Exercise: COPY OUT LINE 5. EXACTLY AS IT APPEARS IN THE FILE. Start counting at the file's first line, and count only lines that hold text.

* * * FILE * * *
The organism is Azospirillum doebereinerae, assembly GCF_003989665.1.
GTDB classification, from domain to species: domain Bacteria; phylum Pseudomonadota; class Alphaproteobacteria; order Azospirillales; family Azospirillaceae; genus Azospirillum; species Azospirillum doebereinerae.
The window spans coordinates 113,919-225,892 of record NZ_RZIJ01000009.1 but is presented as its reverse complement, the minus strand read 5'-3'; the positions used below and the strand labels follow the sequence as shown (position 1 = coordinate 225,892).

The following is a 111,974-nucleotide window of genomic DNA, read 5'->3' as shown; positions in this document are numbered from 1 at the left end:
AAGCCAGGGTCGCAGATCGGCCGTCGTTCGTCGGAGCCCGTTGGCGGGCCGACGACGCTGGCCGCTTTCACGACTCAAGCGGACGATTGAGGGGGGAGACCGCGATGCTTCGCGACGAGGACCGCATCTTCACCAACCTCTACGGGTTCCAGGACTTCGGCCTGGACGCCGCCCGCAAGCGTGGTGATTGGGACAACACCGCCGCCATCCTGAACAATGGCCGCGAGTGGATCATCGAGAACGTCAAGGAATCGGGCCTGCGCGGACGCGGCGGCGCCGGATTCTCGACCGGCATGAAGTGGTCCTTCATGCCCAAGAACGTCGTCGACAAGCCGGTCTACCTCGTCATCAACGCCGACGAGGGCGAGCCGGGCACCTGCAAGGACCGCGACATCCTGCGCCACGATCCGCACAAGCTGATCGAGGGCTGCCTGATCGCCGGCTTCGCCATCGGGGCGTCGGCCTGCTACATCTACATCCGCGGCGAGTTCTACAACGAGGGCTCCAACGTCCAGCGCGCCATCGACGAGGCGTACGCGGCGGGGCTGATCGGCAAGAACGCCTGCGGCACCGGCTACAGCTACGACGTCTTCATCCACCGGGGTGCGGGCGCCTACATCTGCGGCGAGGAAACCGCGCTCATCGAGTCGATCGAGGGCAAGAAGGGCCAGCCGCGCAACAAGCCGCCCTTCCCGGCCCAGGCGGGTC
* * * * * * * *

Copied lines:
AAGCCAGGGTCGCAGATCGGCCGTCGTTCGTCGGAGCCCGTTGGCGGGCCGACGACGCTGGCCGCTTTCACGACTCAAGCGGACGATTGAGGGGGGAGACCGCGATGCTTCGCGACGAGGACCGCATCTTCACCAACCTCTACGGGTTCCAGGACTTCGGCCTGGACGCCGCCCGCAAGCGTGGTGATTGGGACAACACCGCCGCCATCCTGAACAATGGCCGCGAGTGGATCATCGAGAACGTCAAGGAATCGGGCCTGCGCGGACGCGGCGGCGCCGGATTCTCGACCGGCATGAAGTGGTCCTTCATGCCCAAGAACGTCGTCGACAAGCCGGTCTACCTCGTCATCAACGCCGACGAGGGCGAGCCGGGCACCTGCAAGGACCGCGACATCCTGCGCCACGATCCGCACAAGCTGATCGAGGGCTGCCTGATCGCCGGCTTCGCCATCGGGGCGTCGGCCTGCTACATCTACATCCGCGGCGAGTTCTACAACGAGGGCTCCAACGTCCAGCGCGCCATCGACGAGGCGTACGCGGCGGGGCTGATCGGCAAGAACGCCTGCGGCACCGGCTACAGCTACGACGTCTTCATCCACCGGGGTGCGGGCGCCTACATCTGCGGCGAGGAAACCGCGCTCATCGAGTCGATCGAGGGCAAGAAGGGCCAGCCGCGCAACAAGCCGCCCTTCCCGGCCCAGGCGGGTC